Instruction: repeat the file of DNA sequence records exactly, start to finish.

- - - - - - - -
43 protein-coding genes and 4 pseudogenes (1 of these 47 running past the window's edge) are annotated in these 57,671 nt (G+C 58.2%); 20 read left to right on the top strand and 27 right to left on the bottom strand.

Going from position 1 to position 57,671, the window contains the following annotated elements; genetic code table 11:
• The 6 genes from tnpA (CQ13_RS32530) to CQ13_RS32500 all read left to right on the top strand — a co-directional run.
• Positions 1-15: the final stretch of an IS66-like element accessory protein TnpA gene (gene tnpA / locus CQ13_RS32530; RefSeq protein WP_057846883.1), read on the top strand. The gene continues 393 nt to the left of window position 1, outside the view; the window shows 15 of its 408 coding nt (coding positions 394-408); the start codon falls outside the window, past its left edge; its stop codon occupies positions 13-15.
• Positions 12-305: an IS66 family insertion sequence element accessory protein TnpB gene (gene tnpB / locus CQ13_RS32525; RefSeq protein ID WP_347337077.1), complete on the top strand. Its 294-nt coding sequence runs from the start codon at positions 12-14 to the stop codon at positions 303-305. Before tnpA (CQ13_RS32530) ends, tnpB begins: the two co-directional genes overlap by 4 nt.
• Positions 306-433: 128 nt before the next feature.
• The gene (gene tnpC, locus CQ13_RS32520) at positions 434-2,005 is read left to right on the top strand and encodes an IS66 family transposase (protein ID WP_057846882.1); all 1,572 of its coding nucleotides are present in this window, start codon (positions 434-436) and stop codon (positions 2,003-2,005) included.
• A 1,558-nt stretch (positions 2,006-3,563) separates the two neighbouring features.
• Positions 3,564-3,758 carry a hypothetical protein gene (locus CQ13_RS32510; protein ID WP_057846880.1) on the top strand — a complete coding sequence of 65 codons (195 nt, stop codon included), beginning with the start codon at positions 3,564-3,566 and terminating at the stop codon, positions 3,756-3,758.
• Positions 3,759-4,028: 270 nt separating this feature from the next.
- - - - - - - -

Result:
43 protein-coding genes and 4 pseudogenes (1 of these 47 running past the window's edge) are annotated in these 57,671 nt (G+C 58.2%); 20 read left to right on the top strand and 27 right to left on the bottom strand.

Going from position 1 to position 57,671, the window contains the following annotated elements; genetic code table 11:
• The 6 genes from tnpA (CQ13_RS32530) to CQ13_RS32500 all read left to right on the top strand — a co-directional run.
• Positions 1-15: the final stretch of an IS66-like element accessory protein TnpA gene (gene tnpA / locus CQ13_RS32530; RefSeq protein WP_057846883.1), read on the top strand. The gene continues 393 nt to the left of window position 1, outside the view; the window shows 15 of its 408 coding nt (coding positions 394-408); the start codon falls outside the window, past its left edge; its stop codon occupies positions 13-15.
• Positions 12-305: an IS66 family insertion sequence element accessory protein TnpB gene (gene tnpB / locus CQ13_RS32525; RefSeq protein ID WP_347337077.1), complete on the top strand. Its 294-nt coding sequence runs from the start codon at positions 12-14 to the stop codon at positions 303-305. Before tnpA (CQ13_RS32530) ends, tnpB begins: the two co-directional genes overlap by 4 nt.
• Positions 306-433: 128 nt before the next feature.
• The gene (gene tnpC, locus CQ13_RS32520) at positions 434-2,005 is read left to right on the top strand and encodes an IS66 family transposase (protein ID WP_057846882.1); all 1,572 of its coding nucleotides are present in this window, start codon (positions 434-436) and stop codon (positions 2,003-2,005) included.
• A 1,558-nt stretch (positions 2,006-3,563) separates the two neighbouring features.
• Positions 3,564-3,758 carry a hypothetical protein gene (locus CQ13_RS32510; protein ID WP_057846880.1) on the top strand — a complete coding sequence of 65 codons (195 nt, stop codon included), beginning with the start codon at positions 3,564-3,566 and terminating at the stop codon, positions 3,756-3,758.
• Positions 3,759-4,028: 270 nt separating this feature from the next.